Emerging markets corporate debt generated positive first-quarter returns as credit spreads narrowed (credit spreads measure the additional yield that investors demand as compensation for holding a bond with credit risk versus a similar-maturity security with minimal credit risk). After falling by nearly 40% in the fourth quarter of 2014, oil prices stabilized in the first quarter, which provided some support for energy-related bond issuers in developing markets. Investment-grade emerging markets corporates performed roughly the same as high yield bonds from emerging markets issuers. In terms of regional performance, emerging European corporates generated the strongest returns as tensions between Russia and Ukraine eased and Russian corporate bonds rallied.
The Emerging Markets Corporate Bond Fund returned 1.11% in the quarter compared with 2.36% for the J.P. Morgan Corporate Emerging Market Bond Index Broad Diversified. For the 12 months ended March 31, 2015, the fund returned 1.67% versus 4.52% for the J.P. Morgan Corporate Emerging Market Bond Index Broad Diversified. The fund's 1-year and Since Inception (05/24/2012) average annual total returns were 1.67% and 5.02%, respectively, as of March 31, 2015. The fund's expense ratio was 1.45% as of its fiscal year ended December 31, 2013.
For up-to-date standardized total returns, including the most recent month-end performance, please click on the Performance tab, above.
Current performance may be lower or higher than the quoted past performance, which cannot guarantee future results.
Share price, principal value, and return will vary and you may have a gain or loss when you sell your shares.
The Emerging Markets Corporate Bond Fund charges a 2%
redemption fee on shares held 90 days or less.
The performance information shown does not reflect the deduction of the redemption fee;
if it did, the performance would be lower.
The fund's holdings focus on the beneficiaries of domestic demand, particularly in the consumer, industrials, and real estate sectors. In contrast, the portfolio is underweight the financial services sector relative to the benchmark as a result of a less attractive risk/reward trade-off in that segment. We selectively added to our Brazil exposure because of the strong relative value available on some Brazilian corporates as well as the potential for government reforms in that country. We tend to find more attractive opportunities in bonds with BBB, BB, and B credit ratings because of the lower market efficiency in those credit quality categories. In particular, we increased the portfolio's BB rated holdings as a result of compelling relative value opportunities in that credit quality segment.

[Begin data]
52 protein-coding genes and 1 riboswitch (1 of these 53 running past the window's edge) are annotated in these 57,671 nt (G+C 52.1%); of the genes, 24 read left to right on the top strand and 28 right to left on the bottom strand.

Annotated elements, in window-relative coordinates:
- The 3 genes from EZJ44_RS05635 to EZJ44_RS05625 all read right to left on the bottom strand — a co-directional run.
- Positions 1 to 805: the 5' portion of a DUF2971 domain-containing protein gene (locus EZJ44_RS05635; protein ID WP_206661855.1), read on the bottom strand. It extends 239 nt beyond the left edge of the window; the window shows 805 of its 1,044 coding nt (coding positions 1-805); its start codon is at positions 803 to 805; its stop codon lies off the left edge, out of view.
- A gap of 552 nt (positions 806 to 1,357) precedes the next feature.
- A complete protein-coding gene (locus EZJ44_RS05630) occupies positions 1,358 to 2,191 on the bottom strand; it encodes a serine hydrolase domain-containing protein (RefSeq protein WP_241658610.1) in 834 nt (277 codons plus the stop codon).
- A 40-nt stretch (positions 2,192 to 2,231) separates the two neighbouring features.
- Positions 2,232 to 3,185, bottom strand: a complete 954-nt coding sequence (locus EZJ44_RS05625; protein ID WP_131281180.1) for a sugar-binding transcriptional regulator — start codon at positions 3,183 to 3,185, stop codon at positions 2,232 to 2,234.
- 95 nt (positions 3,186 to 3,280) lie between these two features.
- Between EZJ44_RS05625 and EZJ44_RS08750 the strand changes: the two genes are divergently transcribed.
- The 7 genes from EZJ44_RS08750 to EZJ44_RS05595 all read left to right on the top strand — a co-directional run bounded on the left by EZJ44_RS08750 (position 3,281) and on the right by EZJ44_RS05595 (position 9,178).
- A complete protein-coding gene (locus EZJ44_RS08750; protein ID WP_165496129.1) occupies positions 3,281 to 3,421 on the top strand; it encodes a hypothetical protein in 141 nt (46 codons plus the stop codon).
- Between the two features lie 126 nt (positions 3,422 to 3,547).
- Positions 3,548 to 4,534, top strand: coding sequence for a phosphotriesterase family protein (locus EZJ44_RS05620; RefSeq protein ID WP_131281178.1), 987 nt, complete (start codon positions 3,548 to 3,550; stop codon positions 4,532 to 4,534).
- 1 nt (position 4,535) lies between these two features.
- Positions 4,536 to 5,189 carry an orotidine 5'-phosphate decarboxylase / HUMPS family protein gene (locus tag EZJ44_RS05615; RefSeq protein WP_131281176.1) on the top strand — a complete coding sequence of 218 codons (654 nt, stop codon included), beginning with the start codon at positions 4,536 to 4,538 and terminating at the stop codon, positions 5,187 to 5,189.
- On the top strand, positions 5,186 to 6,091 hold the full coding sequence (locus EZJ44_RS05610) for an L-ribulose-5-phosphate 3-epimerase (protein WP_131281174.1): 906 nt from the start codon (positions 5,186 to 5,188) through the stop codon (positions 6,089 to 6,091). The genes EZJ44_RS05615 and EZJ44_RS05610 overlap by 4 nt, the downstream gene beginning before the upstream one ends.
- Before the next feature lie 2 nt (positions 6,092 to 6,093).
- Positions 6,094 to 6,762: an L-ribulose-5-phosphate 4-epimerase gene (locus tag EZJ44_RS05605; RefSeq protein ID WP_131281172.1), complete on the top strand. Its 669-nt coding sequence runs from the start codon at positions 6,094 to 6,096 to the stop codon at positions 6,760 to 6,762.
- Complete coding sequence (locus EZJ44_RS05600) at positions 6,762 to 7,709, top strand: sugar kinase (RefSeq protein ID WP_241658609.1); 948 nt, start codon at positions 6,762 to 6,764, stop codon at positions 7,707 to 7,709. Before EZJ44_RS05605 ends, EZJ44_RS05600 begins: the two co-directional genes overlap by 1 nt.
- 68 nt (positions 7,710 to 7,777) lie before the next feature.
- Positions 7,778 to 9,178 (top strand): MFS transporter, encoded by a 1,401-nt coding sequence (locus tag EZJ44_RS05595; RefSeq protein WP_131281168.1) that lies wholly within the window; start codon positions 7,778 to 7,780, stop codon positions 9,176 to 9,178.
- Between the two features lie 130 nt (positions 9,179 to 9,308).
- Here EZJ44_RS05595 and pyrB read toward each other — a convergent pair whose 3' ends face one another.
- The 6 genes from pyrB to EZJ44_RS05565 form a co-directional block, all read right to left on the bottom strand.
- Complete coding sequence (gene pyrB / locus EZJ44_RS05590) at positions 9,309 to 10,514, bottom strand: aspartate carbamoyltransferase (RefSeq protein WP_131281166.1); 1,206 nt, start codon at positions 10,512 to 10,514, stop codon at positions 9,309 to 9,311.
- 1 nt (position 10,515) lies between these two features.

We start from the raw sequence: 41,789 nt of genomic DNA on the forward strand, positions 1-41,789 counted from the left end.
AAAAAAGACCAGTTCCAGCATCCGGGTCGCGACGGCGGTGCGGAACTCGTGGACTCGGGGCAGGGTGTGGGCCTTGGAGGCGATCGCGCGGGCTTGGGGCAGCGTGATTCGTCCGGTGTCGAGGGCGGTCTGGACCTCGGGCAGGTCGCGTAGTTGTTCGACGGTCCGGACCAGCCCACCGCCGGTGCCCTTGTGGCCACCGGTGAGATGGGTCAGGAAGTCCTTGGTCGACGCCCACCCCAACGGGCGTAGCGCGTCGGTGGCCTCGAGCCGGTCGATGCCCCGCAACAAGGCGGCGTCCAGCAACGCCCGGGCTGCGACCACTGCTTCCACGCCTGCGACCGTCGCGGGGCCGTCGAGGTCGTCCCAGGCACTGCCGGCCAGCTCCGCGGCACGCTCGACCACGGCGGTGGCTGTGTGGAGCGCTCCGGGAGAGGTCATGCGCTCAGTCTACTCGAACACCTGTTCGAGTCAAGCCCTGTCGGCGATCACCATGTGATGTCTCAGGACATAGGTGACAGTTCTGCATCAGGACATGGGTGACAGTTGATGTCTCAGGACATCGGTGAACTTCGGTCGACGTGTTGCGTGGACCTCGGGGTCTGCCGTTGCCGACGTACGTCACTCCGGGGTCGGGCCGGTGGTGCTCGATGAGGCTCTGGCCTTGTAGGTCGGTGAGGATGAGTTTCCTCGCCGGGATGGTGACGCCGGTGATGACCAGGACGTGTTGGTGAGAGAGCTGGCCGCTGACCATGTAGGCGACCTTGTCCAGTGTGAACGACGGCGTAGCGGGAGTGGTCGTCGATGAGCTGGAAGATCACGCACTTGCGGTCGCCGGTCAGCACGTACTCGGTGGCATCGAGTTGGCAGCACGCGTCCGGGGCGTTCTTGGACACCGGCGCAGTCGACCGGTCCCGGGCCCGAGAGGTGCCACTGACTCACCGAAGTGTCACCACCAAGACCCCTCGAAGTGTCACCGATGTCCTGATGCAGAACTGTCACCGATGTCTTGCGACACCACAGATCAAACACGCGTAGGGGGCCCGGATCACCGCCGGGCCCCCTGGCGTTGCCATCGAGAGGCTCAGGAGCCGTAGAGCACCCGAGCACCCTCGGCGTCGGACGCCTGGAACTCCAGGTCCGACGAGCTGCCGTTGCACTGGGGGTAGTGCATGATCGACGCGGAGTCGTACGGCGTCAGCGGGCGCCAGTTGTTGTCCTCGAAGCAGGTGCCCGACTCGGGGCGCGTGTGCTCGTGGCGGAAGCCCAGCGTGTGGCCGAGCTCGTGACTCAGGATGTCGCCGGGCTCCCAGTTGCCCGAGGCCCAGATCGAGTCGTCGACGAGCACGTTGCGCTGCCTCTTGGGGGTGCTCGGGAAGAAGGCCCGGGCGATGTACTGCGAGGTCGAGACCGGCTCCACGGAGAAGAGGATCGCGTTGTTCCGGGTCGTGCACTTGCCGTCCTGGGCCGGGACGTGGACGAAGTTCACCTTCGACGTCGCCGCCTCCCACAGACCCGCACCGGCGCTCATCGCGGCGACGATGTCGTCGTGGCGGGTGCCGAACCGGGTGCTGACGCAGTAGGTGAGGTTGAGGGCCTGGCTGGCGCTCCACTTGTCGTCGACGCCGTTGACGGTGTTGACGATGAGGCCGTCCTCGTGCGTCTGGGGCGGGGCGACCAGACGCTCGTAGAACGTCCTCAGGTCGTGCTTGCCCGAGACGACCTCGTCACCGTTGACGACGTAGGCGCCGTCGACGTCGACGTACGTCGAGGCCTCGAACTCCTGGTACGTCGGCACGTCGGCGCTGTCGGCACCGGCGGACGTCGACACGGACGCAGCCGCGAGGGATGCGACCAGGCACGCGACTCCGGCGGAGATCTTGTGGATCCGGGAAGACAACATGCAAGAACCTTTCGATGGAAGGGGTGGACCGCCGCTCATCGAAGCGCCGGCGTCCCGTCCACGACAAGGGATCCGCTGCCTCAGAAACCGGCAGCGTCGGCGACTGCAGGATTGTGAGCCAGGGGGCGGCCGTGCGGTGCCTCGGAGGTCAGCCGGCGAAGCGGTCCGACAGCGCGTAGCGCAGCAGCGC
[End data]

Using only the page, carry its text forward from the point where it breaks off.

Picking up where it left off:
Despite an increase in volatility in some financial markets and commodities prices, healthy consumption trends in developing countries continue to anchor corporate fundamentals. We believe that some country-specific developments, such as the corruption scandal affecting Petrobras, Brazil's huge state-run oil company, will continue, although they are likely to remain isolated with limited risk of contagion. Emerging markets corporate bonds should receive support from global investors building their allocations to the asset class given their attractive valuations relative to developed markets corporates. With the Federal Reserve moving closer to tightening monetary policy, there will likely be some volatility that creates attractive entry points for investors in emerging markets corporate debt.